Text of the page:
Friday, July 21, 2017



                                                       Purify your indoor air......

             Environmental Science & Technology highlights a worrisome reality about dust in our homes: It can contain a mixture of potentially toxic chemicals that leach out of everything from fabrics to paint to flooring materials and can pose hazards including dizziness,asthma,and allergies. Three ways to keep indoor air as clean as possible:


  • Open windows often     
  • Buy air-cleansing houseplants
  • Use a vacuum with a HEPA filter.

       Five common houseplants-Caribbean tree cacti,jade plants,bromeliads,spider plants,and dracaenas were proven to be effective at filtering harmful substances from indoor air. Plants absorb dangerous compounds from the air in to their leaves and then move them to their root zones,where microbes break them down.

  


Monday, June 12, 2017

Motivating The Mind and Waking up the Senses!

 


    Many of us are unaware of our now " Brain Health." There is nothing wrong with evaluating our


memories and asking ourselves questions regarding our thinking patterns. Sometimes even little


things like losing our keys or walking into a room and forgetting why we went there are triggers for


us. I believe many of us have these little "forgetful moments." In the instance that we drive to town


and forget how to get back home that becomes a major red flag for those around us.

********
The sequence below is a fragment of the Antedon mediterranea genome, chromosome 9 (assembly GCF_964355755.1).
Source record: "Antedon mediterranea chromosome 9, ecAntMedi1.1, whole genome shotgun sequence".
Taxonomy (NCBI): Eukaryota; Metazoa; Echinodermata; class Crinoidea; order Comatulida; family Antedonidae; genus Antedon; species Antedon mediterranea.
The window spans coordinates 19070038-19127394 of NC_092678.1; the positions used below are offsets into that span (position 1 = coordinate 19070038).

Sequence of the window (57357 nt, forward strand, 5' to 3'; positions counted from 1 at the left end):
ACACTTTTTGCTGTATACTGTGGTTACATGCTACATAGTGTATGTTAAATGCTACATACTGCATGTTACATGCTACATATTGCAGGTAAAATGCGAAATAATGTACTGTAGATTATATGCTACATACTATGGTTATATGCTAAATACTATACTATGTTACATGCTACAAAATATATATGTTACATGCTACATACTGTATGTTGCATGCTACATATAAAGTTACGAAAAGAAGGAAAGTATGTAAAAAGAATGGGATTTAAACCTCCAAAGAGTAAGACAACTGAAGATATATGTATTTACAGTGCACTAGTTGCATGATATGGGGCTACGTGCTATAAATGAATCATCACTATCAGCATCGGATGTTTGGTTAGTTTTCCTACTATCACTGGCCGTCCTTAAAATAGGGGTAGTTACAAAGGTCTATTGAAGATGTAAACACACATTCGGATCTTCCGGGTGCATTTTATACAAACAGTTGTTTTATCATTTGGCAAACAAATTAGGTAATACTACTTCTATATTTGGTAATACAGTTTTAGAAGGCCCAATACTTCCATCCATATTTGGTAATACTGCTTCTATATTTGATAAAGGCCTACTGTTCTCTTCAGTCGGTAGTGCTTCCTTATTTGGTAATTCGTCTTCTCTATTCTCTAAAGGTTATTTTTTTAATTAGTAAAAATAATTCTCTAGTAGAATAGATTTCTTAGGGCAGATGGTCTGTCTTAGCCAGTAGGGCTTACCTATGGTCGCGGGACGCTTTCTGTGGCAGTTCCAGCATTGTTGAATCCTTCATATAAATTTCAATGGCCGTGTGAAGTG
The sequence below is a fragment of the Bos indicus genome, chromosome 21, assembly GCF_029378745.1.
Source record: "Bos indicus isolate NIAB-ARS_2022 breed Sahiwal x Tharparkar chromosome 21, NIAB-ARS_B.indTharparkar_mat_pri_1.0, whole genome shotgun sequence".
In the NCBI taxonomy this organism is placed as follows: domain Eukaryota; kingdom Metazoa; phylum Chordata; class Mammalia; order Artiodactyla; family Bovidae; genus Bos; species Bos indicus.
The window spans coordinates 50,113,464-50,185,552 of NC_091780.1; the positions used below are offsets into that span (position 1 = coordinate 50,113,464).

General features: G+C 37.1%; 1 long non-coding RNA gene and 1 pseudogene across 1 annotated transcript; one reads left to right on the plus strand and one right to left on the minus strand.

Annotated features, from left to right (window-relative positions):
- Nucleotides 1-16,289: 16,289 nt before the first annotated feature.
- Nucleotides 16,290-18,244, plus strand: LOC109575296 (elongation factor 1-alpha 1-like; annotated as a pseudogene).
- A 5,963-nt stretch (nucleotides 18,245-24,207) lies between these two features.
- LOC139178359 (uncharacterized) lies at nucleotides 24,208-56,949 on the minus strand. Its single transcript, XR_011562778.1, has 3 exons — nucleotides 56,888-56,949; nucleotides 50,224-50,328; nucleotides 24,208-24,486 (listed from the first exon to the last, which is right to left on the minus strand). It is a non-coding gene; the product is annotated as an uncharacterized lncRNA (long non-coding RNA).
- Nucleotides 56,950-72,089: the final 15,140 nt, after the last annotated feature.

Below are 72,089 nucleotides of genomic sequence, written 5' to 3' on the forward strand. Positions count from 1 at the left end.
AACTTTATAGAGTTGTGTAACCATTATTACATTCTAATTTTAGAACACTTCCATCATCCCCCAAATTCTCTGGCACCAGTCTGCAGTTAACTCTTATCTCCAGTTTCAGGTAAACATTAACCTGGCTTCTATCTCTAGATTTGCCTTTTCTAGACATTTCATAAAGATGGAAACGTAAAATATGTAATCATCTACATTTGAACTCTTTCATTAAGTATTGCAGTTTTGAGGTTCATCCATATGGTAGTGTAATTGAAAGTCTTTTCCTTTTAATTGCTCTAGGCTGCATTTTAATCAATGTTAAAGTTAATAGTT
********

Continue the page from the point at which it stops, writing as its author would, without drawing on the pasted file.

This is when it becomes apparent that our "Brain Health" may need evaluation or that we should


begin to re- think our overall health. Sometimes a simple yearly check-up or revamping our diets and


eating cleaner and greener can wake up our brains and refresh our senses. Just remember new are


never too young or too old to start to think about our "Brain Health."

Thursday, April 27, 2017

Dementia and Alzheimer's Resources







Meeting information:

The second and fourth Tuesdays of each month Touching Hearts Senior Care host a Dementia Support Group meeting for caregivers or anyone interested in  information about the disease. 

Support groups are FREE, however a RSVP is encouraged.

Our support groups are designed to provide educational, emotional and social support for family and friends of individuals living with the disease.  We encourage individuals to share their experiences and ask questions to help develop solutions to their concerns and challenges.

We meet 11 am – 12:00 pm Noon the 2nd and 4th Tuesdays of each month.

Location:

Touching Hearts Senior Care

3263 Demetropolis Rd., Ste. 10

Mobile, AL  36693

251-445-4204 - RSVP

Friday, March 17, 2017

SAVE THE DATE!!


 
SAVE THE DATE

DEMENTIA WORKSHOP

APRIL 6, 2017

9am – 12pm

GOODWILL EASTER SEALS

AUDITORIUM

2440 GORDON SMITH DR.

MOBILE, AL  36617

“Legal aspects of Dementia”

“Teepa Snow GEMS”

Google Eventbrite mobile to register or follow the link below:


For more information call Gina @ 251-445-4204

Advertising sponsor, Senior’s Blue Book

Monday, January 23, 2017


The Sound of Music

By Teresa Dumain

NeurologyNow, April/May 2016

 
A playlist of familiar songs can help improve the well-being of people with Alzheimer’s disease